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How long does it take?


RhodaDEttore
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How long does it take to actually learn a language?

I know that sounds impossible to answer, but I once bought a cassette pack which was supposed to teach you in 8 weeks, the "same way the diplomats learn". It was difficult and I gave up. I am wondering how long it takes to feel quite comfortable in hearing/speaking it, without constantly trying to rewind and rewind.

Also, it seems to me that the beginner tapes/books start off teaching things that don't matter. The only thing I can speak in German is "Where is the railroad?" and "The airport is over there". I am told that I do say those two phrases very well though!

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I think it depends on how serious a person is in learning a language. There are those who do it for travel purposes or for business-related reasons and those people will surely take it seriously. Some will study language just as a hobby and because they are interested with it and they might do it on their spare time.

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Part of it for me is trying to differentiate the sounds. If I read it, I know what it means, but when I hear it, it all seems to run together so quickly. I also think I try to hear every word, but I read here that someone just listens for certain words, and then it processes in the head.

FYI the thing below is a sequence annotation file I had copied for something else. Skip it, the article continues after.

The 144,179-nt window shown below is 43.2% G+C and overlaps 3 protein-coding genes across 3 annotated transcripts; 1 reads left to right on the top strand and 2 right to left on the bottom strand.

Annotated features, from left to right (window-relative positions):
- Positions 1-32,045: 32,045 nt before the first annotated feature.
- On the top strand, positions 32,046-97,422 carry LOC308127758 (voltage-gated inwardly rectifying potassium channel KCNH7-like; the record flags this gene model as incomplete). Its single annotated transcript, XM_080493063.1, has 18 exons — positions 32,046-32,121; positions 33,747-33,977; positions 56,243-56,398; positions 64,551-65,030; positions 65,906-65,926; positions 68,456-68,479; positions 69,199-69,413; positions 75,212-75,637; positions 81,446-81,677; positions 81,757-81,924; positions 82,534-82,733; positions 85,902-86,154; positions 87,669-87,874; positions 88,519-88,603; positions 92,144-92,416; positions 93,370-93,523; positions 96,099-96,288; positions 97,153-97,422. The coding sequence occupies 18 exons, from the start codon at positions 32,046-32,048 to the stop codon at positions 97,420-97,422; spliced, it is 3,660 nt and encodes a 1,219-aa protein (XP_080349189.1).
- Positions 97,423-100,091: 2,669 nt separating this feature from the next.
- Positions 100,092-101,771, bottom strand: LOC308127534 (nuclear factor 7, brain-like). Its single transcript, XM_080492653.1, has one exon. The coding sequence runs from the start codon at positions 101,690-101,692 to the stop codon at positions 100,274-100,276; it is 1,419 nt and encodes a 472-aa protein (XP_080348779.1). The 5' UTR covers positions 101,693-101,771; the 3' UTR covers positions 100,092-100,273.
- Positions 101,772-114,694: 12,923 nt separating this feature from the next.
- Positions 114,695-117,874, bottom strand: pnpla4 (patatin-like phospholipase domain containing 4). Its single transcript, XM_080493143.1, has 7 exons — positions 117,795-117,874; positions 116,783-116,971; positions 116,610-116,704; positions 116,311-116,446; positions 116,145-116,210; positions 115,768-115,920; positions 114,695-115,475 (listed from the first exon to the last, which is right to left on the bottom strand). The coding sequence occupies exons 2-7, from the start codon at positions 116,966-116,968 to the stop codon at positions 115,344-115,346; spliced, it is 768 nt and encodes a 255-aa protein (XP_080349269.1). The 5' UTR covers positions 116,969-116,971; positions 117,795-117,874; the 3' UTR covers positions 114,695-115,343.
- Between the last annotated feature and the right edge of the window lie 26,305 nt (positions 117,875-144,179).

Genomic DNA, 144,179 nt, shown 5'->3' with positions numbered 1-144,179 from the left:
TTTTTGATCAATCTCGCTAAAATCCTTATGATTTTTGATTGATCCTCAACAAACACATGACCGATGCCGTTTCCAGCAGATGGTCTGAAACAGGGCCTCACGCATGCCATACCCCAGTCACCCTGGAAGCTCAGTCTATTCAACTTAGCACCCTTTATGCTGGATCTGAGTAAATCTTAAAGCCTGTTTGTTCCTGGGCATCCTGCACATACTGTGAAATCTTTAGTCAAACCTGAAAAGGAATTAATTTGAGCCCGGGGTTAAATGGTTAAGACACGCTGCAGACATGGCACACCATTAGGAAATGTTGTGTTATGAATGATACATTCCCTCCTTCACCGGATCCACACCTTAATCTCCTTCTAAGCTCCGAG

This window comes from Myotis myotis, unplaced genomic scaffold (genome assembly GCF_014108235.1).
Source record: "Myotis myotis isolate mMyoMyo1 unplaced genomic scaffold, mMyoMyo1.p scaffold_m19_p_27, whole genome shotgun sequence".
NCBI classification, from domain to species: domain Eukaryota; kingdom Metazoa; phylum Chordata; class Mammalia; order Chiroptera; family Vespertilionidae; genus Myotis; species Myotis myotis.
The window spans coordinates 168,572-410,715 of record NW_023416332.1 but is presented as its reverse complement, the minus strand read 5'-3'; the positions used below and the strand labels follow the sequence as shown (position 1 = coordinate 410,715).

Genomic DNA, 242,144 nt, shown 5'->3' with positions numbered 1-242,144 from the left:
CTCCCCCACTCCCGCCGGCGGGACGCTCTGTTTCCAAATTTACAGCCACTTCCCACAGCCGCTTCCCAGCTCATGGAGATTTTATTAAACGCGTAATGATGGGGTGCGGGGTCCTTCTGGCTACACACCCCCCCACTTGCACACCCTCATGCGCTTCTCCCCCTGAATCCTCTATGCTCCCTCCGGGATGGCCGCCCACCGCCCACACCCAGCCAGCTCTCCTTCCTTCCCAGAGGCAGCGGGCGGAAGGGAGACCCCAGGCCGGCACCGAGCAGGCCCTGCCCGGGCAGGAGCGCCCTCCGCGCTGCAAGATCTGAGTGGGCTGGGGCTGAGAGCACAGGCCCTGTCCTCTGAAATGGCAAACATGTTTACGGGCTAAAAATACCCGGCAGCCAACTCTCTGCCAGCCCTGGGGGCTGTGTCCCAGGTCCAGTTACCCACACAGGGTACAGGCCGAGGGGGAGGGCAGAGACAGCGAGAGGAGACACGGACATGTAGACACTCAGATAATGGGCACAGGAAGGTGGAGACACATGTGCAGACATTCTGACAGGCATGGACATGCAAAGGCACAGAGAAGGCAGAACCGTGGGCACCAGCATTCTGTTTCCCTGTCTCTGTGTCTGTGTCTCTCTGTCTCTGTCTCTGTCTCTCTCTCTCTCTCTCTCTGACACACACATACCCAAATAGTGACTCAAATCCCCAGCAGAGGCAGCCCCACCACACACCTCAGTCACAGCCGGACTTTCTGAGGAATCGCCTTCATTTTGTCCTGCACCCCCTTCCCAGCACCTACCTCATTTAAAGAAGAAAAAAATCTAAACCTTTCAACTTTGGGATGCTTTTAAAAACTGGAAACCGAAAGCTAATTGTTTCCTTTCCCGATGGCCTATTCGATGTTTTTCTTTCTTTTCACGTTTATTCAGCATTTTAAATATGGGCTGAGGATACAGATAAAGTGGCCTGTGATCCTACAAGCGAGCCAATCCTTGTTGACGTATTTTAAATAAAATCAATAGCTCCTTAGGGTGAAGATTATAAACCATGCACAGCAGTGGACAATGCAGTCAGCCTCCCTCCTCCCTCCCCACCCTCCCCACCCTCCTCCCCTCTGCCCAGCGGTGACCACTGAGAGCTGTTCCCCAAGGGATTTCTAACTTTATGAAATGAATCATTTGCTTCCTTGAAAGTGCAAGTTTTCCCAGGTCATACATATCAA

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I think it all comes down on how motivated you really are to learn. But even so, to become confident speaking a language, which would mean some degree of fluency in my opinion, it takes years to develop without question, especially in case of German, which is a tough language to learn. But I'm talking about someone normal, with no extraordinary talent or capacity to learn languages.

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Wow.. I think that was the first time anyone ever implied I am normal!  :laugh: Thanks.

I do appreciate your feedback. You are correct, it is probably a matter of gaining confidence. I also probably need to schedule a set time everyday where I sit and learn it.

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It takes from a few months to many years. It really depends on a lot of variables like if you have a gift for it, where you are living, how much do you study it, how often you watch movies and listen to music in that language, if you are dating someone who speaks the language fluently and who speaks it often to you...

It also depends on what level you are referring to. Being fully fluent in a language is what takes the longest, obviously. While being able to order food and communicate in simple sentences can be learned in a month or two when participating in a full immersion program.